Eastman grapples with property assessment disparities

Error message

  • Warning: array_merge(): Expected parameter 1 to be an array, bool given in _simpleads_render_ajax_template() (line 133 of /home/pdccourier/www/www/sites/all/modules/simpleads/includes/
  • Notice: Trying to get property 'settings' of non-object in _simpleads_adgroup_settings() (line 343 of /home/pdccourier/www/www/sites/all/modules/simpleads/includes/
  • Warning: array_merge(): Expected parameter 1 to be an array, bool given in _simpleads_render_ajax_template() (line 157 of /home/pdccourier/www/www/sites/all/modules/simpleads/includes/
  • Notice: Trying to access array offset on value of type null in include() (line 24 of /home/pdccourier/www/www/sites/all/modules/simpleads/templates/simpleads_ajax_call.tpl.php).

Sam Tesar (left), Bill Schultz (middle) and Roy Kramer (right) met with the Town’s land assessment contractor before their meeting on Feb. 12. (Steve Van Kooten/Courier Press).

By Steve Van Kooten


In January the Town of Eastman Board stated they had been notified of several possible land assessment errors on properties within Eastman. Deanne Lutz, Crawford County Treasurer, appeared at the January meeting to review 23 possible errors. At February’s meeting, the board convened to publicly address the errors and the contract with Holloway Appraisal, LLC.

In attendance were William Schultz, Town Chair, and Supervisors Samuel Tesar, Jr. and Roy Kramer. Jann Sturmer, Town Clerk, was also present.

Tesar stated Holloway Appraisal, LLC, worked with the township for several years without incident before the business was sold. In the last three to four years, he stated there have been multiple issues.

Tesar stated Holloway had contracts with 31 municipalities, which Tesar viewed as too much to handle in a job that was “all about details.”

Of the 23 errors outlined at the January meeting and reviewed in brief at the Crawford County Finance Committee meeting, five of the properties were over charged, which will likely result in a charge back to the counties, schools and vocational institutions for their portion of taxes incorrectly levied on those properties. The other 18 were omitted taxes, which meant they received a reduced tax bill and would result in a higher bill next year.

The board stated the assessor had personally resolved one of the properties. That resident’s property had been incorrectly assessed in three of the last four years, according to Lutz.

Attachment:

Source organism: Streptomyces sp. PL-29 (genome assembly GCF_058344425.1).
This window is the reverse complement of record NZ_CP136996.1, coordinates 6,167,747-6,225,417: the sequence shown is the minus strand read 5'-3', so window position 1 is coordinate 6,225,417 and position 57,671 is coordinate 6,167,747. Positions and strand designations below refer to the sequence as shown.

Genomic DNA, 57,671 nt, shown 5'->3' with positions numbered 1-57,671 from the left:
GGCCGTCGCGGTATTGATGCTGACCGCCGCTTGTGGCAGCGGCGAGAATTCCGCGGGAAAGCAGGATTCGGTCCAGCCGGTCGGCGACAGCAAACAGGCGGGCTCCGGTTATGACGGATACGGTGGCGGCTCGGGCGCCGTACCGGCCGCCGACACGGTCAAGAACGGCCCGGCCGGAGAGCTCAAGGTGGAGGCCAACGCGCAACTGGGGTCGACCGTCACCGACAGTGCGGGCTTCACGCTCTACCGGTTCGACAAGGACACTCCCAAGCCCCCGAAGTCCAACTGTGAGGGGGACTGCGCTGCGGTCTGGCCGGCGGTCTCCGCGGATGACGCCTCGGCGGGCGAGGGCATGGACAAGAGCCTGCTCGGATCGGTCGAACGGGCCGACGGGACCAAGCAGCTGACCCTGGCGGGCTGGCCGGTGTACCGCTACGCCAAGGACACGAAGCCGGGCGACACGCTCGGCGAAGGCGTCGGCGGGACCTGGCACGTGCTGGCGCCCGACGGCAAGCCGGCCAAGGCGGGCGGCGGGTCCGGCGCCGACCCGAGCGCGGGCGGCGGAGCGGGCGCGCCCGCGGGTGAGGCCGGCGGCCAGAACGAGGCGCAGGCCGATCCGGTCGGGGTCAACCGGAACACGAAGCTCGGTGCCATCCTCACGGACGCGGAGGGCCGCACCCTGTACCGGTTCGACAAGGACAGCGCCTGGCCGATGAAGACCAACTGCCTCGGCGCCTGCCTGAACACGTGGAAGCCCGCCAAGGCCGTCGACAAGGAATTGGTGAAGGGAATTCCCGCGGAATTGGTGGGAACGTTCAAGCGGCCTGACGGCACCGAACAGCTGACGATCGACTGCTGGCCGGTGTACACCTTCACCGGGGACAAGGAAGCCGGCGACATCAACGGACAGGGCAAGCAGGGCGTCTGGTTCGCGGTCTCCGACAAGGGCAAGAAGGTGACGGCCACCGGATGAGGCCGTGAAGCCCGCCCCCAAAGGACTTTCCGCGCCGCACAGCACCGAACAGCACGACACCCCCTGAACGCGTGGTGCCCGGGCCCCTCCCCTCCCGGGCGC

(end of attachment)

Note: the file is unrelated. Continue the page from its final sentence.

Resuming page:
Several properties that had omitted taxes had escrow accounts with banks to help with their payments. Those accounts were required to be resolved by Feb. 15, and Tesar said Eastman intended to take payments from those property holders, store the money in a savings account and distribute the money next year so escrow’s could be resolved before the deadline. For other properties, the board encouraged anyone with a dispute to come to the Eastman’s Open Book or Board or Review.

The board also announced their intention to pursue a new assessor because the contract with Holloway was up for renewal.

“So we did meet with the assessor, and he did present us with a renewal contract. We haven’t signed it yet,” Schultz stated. “We’re considering going out and getting quotes for other assessors based on how many mistakes were made the last couple of years.”

Part of that decision was the need to do a revaluation. Tesar said the Town of Eastman was between 60-66 percent of the determined value given by the state, which was well outside the 10 percent margin deemed acceptable.

“The state usually gives you a couple years to get back into compliance,” Tesar added. “It’s probably a good time to have a three year contract with a new assessor.”

In January, Holloway Appraisal stated they were working with the Town of Eastman to resolve the issue and declined further comment in February.

The board approved a motion to request bids from assessors for a three year contact with a revaluation as part of the first or second year.

Rate this article: 
Average: 5 (5 votes)